This painting above is of a piece of the ancient Nunnery on the island. The wall I decided to draw is set sharply against the blue of the sky, with crumbling rock creating a vivid contrast to the stark angles jutting heavenward. I like these ruins a lot, perhaps even more than the abbey. They feel more approachable somehow. The ladies at the hostel would laugh and joke that we were all from the nunnery; all of us single, cloistered together on this holy isle. The outside surface of this building looks smooth and flat, but from my viewpoint one could see the vast amounts of rock that were used to construct each wall. It is hard to believe that when such varied stones are placed just so, they can be used to build a magnificent structure.

I hope that my stories will be like these stones; I think that I can use each one, stacking them just so, to create a narrative that will share my journey during this time of travel. We’ll see how things progress when I get back to Portland, but I am setting a goal to have the book finished by the spring of next year. It is a bit ambitious, I’ll admit. I have quite a lot of stone stacking to do.

ionastones

Friday was my final day on Iona and although my mind was swimming with the excitement of heading home, I wanted to be wholly present. I wanted to breathe in the richness of the island one last time. The weather was unseasonably warm and so I decided to do the very best thing to ensure I would remember the fullness of the afternoon. I headed out to sketch on the beach.

Afterwards, I wrote the following in my journal:

Eucharisteo. The silver sea. Rose tinted hills in the far distance. The ache of my back as I perch on this rock. Waves gently settling onto white sand at the water’s edge. Clouds, great sculptures, wild and puffy stacks of cotton over Mull softening as they move out over the Atlantic. Mild air and virtually no wind. A November day spilling over with grace. My heart is full of gratitude. Iona, thank you for rest and respite before I return. Thank you for holding me. 

So, it’s time to turn the page. As I hold the paper in my hand, feeling its weight, edges crisp and sharp on my fingertips, I hope that you’ll come with me. This next section is unwritten… I’ll need company along the way.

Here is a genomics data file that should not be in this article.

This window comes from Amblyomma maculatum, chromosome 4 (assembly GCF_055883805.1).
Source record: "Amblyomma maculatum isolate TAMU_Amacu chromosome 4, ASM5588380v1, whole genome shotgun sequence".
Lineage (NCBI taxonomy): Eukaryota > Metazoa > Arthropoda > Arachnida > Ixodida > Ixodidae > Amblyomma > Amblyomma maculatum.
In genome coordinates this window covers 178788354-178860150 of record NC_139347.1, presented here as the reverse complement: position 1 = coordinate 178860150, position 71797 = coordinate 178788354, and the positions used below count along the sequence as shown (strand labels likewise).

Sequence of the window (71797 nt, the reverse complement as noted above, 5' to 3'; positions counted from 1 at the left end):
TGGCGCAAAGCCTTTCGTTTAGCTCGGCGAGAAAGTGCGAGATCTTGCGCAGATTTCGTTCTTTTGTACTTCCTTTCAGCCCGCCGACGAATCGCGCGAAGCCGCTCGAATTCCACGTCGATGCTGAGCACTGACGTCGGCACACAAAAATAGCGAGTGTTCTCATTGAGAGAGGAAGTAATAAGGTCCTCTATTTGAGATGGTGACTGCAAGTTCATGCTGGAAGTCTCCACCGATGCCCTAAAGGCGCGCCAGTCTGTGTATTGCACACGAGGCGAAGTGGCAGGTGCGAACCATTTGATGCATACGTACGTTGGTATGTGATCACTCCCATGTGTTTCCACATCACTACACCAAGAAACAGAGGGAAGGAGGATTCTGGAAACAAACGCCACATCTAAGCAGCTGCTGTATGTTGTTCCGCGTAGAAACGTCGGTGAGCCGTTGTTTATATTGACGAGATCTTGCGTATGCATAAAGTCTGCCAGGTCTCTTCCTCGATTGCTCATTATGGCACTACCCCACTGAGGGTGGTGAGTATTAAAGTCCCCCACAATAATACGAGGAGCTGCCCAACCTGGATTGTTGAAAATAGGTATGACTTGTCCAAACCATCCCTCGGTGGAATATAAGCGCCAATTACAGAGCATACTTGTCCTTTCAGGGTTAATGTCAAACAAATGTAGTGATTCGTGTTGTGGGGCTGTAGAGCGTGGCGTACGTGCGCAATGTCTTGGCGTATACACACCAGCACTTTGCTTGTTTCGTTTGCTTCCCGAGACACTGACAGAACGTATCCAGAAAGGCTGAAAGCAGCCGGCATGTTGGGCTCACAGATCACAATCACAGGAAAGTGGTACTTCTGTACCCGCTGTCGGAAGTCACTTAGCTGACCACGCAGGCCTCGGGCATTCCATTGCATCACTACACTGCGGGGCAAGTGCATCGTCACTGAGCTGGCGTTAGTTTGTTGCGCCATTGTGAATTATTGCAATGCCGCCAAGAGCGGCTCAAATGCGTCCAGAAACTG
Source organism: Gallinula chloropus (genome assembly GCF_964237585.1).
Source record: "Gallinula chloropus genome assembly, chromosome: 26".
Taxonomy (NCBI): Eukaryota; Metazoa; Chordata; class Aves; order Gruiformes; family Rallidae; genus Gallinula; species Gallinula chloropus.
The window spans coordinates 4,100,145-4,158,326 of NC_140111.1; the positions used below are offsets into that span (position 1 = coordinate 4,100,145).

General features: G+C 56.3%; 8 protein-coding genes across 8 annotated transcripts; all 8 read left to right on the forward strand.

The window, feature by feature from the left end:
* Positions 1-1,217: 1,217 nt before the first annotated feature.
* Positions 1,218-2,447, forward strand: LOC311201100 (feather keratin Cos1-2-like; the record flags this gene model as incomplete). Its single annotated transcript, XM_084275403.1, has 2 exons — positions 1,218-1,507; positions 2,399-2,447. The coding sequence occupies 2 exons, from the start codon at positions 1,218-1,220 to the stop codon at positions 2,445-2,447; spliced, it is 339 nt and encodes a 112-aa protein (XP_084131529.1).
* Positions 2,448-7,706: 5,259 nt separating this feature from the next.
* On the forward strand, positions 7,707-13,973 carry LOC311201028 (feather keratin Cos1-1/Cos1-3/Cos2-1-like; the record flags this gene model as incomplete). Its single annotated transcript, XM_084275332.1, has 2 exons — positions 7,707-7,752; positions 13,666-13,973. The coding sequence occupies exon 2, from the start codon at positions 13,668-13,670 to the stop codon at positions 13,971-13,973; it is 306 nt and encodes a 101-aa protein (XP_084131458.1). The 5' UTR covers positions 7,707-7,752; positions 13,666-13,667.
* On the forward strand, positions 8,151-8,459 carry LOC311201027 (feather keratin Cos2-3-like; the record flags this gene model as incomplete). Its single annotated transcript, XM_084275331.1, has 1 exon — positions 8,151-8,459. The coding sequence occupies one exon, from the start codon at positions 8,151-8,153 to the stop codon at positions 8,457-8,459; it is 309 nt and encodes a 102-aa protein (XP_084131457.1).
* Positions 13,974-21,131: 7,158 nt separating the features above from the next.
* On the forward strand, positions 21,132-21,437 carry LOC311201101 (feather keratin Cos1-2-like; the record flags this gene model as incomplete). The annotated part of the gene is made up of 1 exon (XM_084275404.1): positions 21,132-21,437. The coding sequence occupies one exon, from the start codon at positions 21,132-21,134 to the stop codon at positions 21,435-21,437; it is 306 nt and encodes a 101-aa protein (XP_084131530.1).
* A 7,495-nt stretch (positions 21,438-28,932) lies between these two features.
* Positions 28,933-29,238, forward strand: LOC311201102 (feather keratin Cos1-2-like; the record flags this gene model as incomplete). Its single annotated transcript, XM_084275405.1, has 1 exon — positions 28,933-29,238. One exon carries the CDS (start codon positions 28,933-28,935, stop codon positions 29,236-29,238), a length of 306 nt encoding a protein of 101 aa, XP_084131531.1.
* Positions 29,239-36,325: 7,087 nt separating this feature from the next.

img_5690

Kari Gale
Kari Gale is a illustrator/writer from Portland, Oregon specialising in food and travel. She has spent the past 15 months living, walking,  painting and writing in Portugal, Spain, France and the UK . She has documented the entire journey in her journal with pen/ink and watercolour and has shared her experiences and art on her blog.  She published her first book ‘The Art of Walking: An Illustrated Journey on the Camino de Santiago‘ in June of 2015, and has spent the past 6 months exhibiting her work in Santiago de Compostela in Galicia, Spain. You can find out more about Kari and her work on her website at karigale.com

November Harvest

odhrans-chapel-2Almost seventeen years ago I planted a seed: I called my son Odhran after the legendary saint associated with Iona. There are many versions of Saint Odhran’s story, most of which involve him being buried alive. You’ll be relieved to hear that I didn’t name my son after this saint because of his gruesome end! Rather, I gave my son this name because Odhran had been prepared to tell the truth as he saw it.

Over the past year my urge to re-tell the legend of Saint Odhran has grown stronger. My rational explanation for this urge is that, in re-telling this legend, I will somehow find it a little more bearable when the time comes for my son to leave home.

As a writer, folklorist and storyteller, I believe the land holds stories and memories. For me, to ‘unlock’ the legend of Saint Odhran, I’d need to go to the places associated with him. I’d need to walk the landscape into my bones. I’d need to listen to the wind. I’d need to see how the sky illuminated special places and how the stars hid secrets in the night sky.

iona-4